#1
What does it take to teach guitar at a music store? If you have a solid foundation of working music theory, know how to read music, and can play well is that all it takes?

What if you can only play rock/blues stuff and played just like this...

http://www.youtube.com/watch?v=EKZ-L9_-otk

Would you be guaranteed a music teaching job? Edit: What if though it is all you have to show is your playing skills? Like if you never gigged or have any credentials.
Last edited by Unreal T at May 30, 2013,
#4
Lmao @ the crowd
"WHAT THE **** IS THAT?!?!"
Drunks.
I assume to teach at a music store they would want you to have some experience teaching, to have a good knowledge of theory, and to be able to play more than just pentatonics. There are plenty of good players out there, so experience and having a good personality would probably go far.
#5
I love how everybody in that crowd is absolutely shitting themselves over that solo.
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#6
Well, its not really as difficult as you may think. I worked in a couple different music stores in town for a few years and it seems most music stores have the same set up.

Basically, the store has lesson rooms. Those rooms get booked by teachers. Those teachers then pay rent-per-lesson they teach.

A major thing that could stand in your way is the amount of guitar teachers at the store already. If they already have multiple teachers, chances are they will not rent a room to you, in fear of taking away business from their friends essentially. That being said, even if a store has a couple teachers, their availability may not be perfect, and if you could fill gaps that they can't, that bodes well for you.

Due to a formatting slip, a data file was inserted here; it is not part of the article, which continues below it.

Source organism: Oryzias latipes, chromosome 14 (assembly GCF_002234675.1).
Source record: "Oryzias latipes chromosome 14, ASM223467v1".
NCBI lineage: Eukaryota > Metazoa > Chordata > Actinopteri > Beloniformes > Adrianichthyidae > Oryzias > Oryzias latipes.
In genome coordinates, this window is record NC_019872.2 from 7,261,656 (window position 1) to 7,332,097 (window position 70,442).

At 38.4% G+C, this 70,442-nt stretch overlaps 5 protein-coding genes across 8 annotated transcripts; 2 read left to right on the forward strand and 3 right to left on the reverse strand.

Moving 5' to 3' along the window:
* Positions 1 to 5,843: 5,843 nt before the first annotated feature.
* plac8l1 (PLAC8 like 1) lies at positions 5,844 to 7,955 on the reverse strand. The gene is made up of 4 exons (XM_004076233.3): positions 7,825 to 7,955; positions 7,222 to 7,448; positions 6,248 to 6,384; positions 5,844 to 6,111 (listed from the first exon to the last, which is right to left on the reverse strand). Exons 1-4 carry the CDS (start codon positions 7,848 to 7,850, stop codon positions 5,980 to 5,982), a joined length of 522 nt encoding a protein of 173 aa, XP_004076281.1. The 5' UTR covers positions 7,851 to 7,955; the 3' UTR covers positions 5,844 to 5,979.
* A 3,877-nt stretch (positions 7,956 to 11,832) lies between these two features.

Another thing that would help is getting a reputation. Start out giving lessons to a few people, put an ad on craigslist or something. Once you have a handful of students, that gives way more incentive for a store to open a spot for you, say one day a week. You go in, teach a block of 5-10 lessons, store gets paid, you get paid, you also get face time at the store. From there, its easy.


Also, as far as what and how you play, its kind of up to you. Even an novice player can teach beginners, an intermediate player can teach novices etc. Also some teachers specialize in theory, others in jamming, others in shredding. The biggest thing is to establish yourself.


A drum teacher at one of my stores pulls in roughly 55k a year from lessons. It is his life, but he makes crazy money for doing what he loves.
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Last edited by axethrower13 at May 30, 2013,
#7
Wasn't bad. If you dropped the reverb and distortion, would YOU be able to play that? I bet he could. Was decently clean too. I you can pull that off like nothing, and know enough material to teach someone and answer questions, and are social an a good teacher in general, you should have no problem.
#8
Did someone else see Whitesnake last night in London? I never hear about this band on here and when I go see them, someone else mentions them the next day lol.